The celebration of Christian saints is a phenomenon which has endured throughout the centuries with an enthusiasm that shows little sign of diminishing. Recent Roman Catholic popes have dished out sainthoods by the bucket load. John Paul II canonised a record 110 individuals over 26 years. Benedict XVI upped the pace with 45 in eight years, and Francis isn’t hanging around, having already managed 17 in his three years as pontiff. The majority of Protestants would argue that biblically every Christian is a saint and spurn Rome’s formalities and arbitrary qualifications, but that doesn’t stop them having their own heroes. John Wesley, William Wilberforce, Dietrich Bonhoeffer and Martin Luther King among many others are still revered almost as much as St Paul and the other Apostles.
There are some individuals whom deserve to be remembered for their outstanding examples of great faith and deeds, serving God and advancing His Kingdom. When Jesus said, ‘Very truly I tell you, whoever believes in me will do the works I have been doing, and they will do even greater things than these‘ (Jn 4:12 NIV) he knew that once his Spirit was poured out upon the Church, some would run and run with it burning in their hearts. That fire has never diminished and we see God’s Spirit as much alive now as in the days of the Early Church – if we have our eyes wide open and know what to look for. That is why it is such a shame that too often the Church pays more attention to the ‘saints’ of the past who long departed this earthly realm.
To rejoice in what God is doing in and through the Church right now is to savour God’s love for the whole world. When we hear great stories of individual Christians following in Jesus’ footsteps, being salt and light in a world full of darkness, they can and ought to spur us on to deepen our faith and respond accordingly. When any of us chooses to pursue God’s calling beyond a self-centred life, we should expect to see wonderful things. This power to transform the world is simply not restricted to a select few.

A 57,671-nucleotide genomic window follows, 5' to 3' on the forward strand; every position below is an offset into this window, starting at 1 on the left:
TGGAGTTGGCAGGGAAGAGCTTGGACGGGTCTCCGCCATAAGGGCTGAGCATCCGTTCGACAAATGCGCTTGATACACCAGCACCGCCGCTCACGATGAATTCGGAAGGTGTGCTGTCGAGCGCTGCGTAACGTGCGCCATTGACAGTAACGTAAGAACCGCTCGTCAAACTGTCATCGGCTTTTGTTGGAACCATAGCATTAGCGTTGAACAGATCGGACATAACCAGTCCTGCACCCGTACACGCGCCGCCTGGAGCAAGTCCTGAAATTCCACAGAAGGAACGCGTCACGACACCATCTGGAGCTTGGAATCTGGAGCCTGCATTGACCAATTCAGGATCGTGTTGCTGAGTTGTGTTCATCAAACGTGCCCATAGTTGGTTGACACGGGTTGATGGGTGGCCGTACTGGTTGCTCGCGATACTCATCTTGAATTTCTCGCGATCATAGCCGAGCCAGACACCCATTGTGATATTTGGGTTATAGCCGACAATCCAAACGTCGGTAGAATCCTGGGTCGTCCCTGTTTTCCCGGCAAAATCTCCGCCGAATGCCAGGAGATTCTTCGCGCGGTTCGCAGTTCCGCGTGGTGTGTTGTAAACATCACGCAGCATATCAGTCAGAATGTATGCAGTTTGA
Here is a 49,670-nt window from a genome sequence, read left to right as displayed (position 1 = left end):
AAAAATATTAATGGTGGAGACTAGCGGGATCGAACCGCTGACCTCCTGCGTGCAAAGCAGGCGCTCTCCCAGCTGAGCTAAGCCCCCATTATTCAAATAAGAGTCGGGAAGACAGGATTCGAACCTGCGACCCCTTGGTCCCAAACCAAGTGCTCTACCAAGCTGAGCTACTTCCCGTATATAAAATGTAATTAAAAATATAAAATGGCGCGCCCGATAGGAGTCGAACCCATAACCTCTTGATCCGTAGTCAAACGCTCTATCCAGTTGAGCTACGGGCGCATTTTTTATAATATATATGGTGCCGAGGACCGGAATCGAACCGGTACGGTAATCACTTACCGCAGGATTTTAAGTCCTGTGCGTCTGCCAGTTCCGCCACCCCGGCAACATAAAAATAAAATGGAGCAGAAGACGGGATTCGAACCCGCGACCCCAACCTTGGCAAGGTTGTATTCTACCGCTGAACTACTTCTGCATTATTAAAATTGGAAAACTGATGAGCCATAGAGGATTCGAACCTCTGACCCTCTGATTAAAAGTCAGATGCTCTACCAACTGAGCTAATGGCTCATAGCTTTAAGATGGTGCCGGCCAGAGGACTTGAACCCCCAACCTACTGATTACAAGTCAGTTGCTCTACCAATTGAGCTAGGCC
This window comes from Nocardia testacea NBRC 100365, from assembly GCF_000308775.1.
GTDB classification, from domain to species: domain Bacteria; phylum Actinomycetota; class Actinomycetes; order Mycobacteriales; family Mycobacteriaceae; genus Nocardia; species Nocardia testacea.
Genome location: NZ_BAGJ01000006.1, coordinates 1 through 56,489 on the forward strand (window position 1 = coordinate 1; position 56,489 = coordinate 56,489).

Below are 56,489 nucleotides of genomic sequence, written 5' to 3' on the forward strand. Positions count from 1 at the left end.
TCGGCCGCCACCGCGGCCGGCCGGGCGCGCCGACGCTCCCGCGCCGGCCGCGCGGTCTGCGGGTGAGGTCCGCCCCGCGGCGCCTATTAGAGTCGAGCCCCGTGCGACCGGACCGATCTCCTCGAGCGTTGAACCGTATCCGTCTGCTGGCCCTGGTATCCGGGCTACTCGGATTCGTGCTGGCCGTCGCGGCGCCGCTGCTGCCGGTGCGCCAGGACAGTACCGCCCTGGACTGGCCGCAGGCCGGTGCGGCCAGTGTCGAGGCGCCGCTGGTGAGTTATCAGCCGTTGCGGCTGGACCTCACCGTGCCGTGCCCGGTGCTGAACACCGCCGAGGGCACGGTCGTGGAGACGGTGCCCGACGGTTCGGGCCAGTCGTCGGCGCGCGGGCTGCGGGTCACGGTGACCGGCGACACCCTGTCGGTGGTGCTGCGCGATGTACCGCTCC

This was the motivation behind last year’s #CranmerList2014. It was always about sharing the good news of God’s Spirit in action through a democratically nominated and un-ranked list of the Top 100 UK Christians. There are, of course, thousands more who are at least as deserving of recognition, but they can rest assured that in the Kingdom of Heaven the first shall be last and what is done in secret will, in time, receive full reward.
Such a proposition was a chance to provide a counter to those annual power lists rooted in celebrity culture and obsessed with ranking. The notion of a ‘Top 100 UK Christians’ can and does grab attention and headlines, but it is the substance underneath that is of real importance: if this works (and it did) in terms of spreading some Good News, then the irritation of those who see the whole idea as a worldly vanity project is worth enduring.
One of the key notions behind the Top 100 UK Christians was that it would become an annual event with fresh nominations each time ensuring a broad range of names that go beyond any one denomination, tradition or the compilers’ whims. Inevitably, some will delight and others will provoke, but to allow our opinions to be challenged once in a while is no bad thing. Last year there was criticism that there were a lack of women on the list, but the only reason for this was the limited number of submissions. If you wish to see more women (or business people or young pioneers) then do something about it.
So once again we ask for your input to help compile this year’s list. The nomination form is below. Nominees must be living and a citizen of the United Kingdom. Their ministry may, however, be wider than teaching, preaching or pastoring, and may be to anywhere in the world.
You are entirely free to nominate Rosemary for her faithfulness in serving teas and coffees week after week for the last two decades at your local church. But much as this is a commendable service for the kingdom, the point of the exercise is a consideration of spiritual influence in the world, focusing on Christians whose ministry is significant in the public realm; those who labour in the vineyard, contending for the Faith, whose fruits are discernible and compelling.
As you consider your nomination(s), do not just ask yourself, ‘What has this person done for us?’ (where ‘us’ is the Body of Christ and the communion of saints), but also ‘What has this person done for the mission of God and the cause of Christ in the world?’ If their ministry is principally in and to the Church, have they sufficiently inspired others to follow Christ; to go out into the world and reflect upon the treasures of eternity? If their ministry is in and to the world, does it reflect the peace, truth and mercy of a loving God? What, if anything, distinguishes it from secular social intervention? Do they foster unity or division? Are they gracious or conceited? Do they speak, sing or write with divine wisdom, passion and insight, or go on about carnal obsessions and material desires? In short, are their eyes fixed on Jesus?
Nominations are now closed. The results will be published at the end of December to coincide with the New Year’s Honours.